24-October-2010, Leg 9
Paw Paw River Campground at M-140 (was Ma & Pa's) to Bundy Road Bridge in Coloma
On Sunday, Oct. 24, five paddlers [myself, Kenneth, Mary Jo from Benton Harbor, Carolyn from St. Joseph and Kathy from Stevensville] set out from Paw Paw River Campground. Mike Gilliam, the proprietor of the campground and canoe livery, came down to the water's edge to wish us luck and talk about the Paw Paw. Mike does his best to keep the stretch from Hartford to his campground clear and we have certainly benefitted from his work these last two weeks.
It was sprinkling as we started but soon cleared and the weather was fine the rest of the day. We immediately went past the outlet from Paw Paw Lake which actually has a water control structure on it to control the maximum level of the lake. The lake is the largest in the Paw Paw River watershed and by far the most densely populated. There are lots of problems with non-native aquatic vegetation in the lake. Unlike Van Buren County which has adopted an ordinance banning residential application of fertilizers containing phosphorus, the Berrien County Board of Commissioners has thus far refused to consider the issue. Phosphorus [which isn't even needed on most lawns in this region] runs off into the watershed where it promotes algae and other weed growth. Our web site has a lot more information on this subject – To learn more, check it out under beginning with . Related topics are and . Don’t have time for all that today? Go here for a very short explanation by Mattawan seventh grader, Hannah Walker.
Back to the business at hand… We continued paddling toward Watervliet and Hayes Park where there is the remains of a dam which is the only impediment to navigation between lake Michigan and Paw Paw [other than a whole lot of trees]. Check out the photos and video of our kayaks in the current below the rapids. Interestingly, both the power dam ruins and the diversion dam just upstream will be removed soon [maybe next year]. Southwest Michigan Planning Commission official Marcy Colclough [a TRC member] has orchestrated a grant that will pay to remove both dams and restore the old channel of the river [see photo of oxbow in Hayes park]. This will be good for the overall health of the river as it will allow native fish, mussel and invertebrate species to move more freely up and down the river.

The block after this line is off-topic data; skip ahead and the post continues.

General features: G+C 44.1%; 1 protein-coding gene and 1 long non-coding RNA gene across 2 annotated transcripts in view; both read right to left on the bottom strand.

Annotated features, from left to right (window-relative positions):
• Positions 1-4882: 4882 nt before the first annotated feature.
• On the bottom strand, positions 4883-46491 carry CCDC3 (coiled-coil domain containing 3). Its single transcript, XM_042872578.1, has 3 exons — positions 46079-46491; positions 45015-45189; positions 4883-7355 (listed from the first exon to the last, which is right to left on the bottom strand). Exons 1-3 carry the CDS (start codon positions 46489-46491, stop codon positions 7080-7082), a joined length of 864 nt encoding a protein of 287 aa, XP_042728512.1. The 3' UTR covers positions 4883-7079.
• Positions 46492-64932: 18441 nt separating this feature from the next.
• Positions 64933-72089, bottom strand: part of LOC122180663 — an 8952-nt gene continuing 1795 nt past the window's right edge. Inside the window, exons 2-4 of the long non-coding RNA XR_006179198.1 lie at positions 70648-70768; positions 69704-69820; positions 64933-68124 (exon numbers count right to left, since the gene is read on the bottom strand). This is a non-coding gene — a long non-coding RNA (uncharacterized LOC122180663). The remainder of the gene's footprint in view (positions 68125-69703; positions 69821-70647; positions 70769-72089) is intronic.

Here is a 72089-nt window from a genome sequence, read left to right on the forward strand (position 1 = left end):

As we paddled between Watervliet and Coloma, at times we could forget we were in an urban area. With the floodplain sometimes extending on both sides of the river, there is a significant forested corridor that is very important to wildlife. Unfortunately, we did start to see a lot of trash that had accumulated in eddies behind logs, etc. We picked up what we could until our kayaks wouldn't hold anymore. Observation: It is really hard to jump logs when you are trying to balance a discarded igloo cooler on your bow full of cans, bottles and miscellaneous trash. The other paddlers tell me that Kenneth Nesbitt is incapable of just taking a relaxing paddle down a stream, it always turns into a clean-up operation.
As expected, as we approached Coloma we started having more trees across the river. The stretch from Coloma to Bundy Road was terra incognita for me, a portion of the river I had never paddled. It was very pretty and surprisingly undeveloped as soon as we got past the second Coloma Bridge at Defield Road. Yes, there were two or three bad log jams here but this group of intrepid paddlers took them in stride.
An aside: Earlier in the week I attended a wetlands restoration workshop put on in partnership with TRC by the VB County Conservation District. Although I knew only a few people there, many strangers came up to me and said, "You don't know me but I have been following your progress down the Paw Paw, keep up the good work!" Obviously, that was very heartening to hear. Hopefully all those people [and you, gentle reader] will join the Two Rivers Coalition and help us work on water quality issues. I have now completed approximately 52 miles and have paddled nine of the last eleven weekends. Probably two more segments [maybe three] and I will reach my goal, the confluence of the Paw Paw with the St. Joseph River.
Many thanks for your support,
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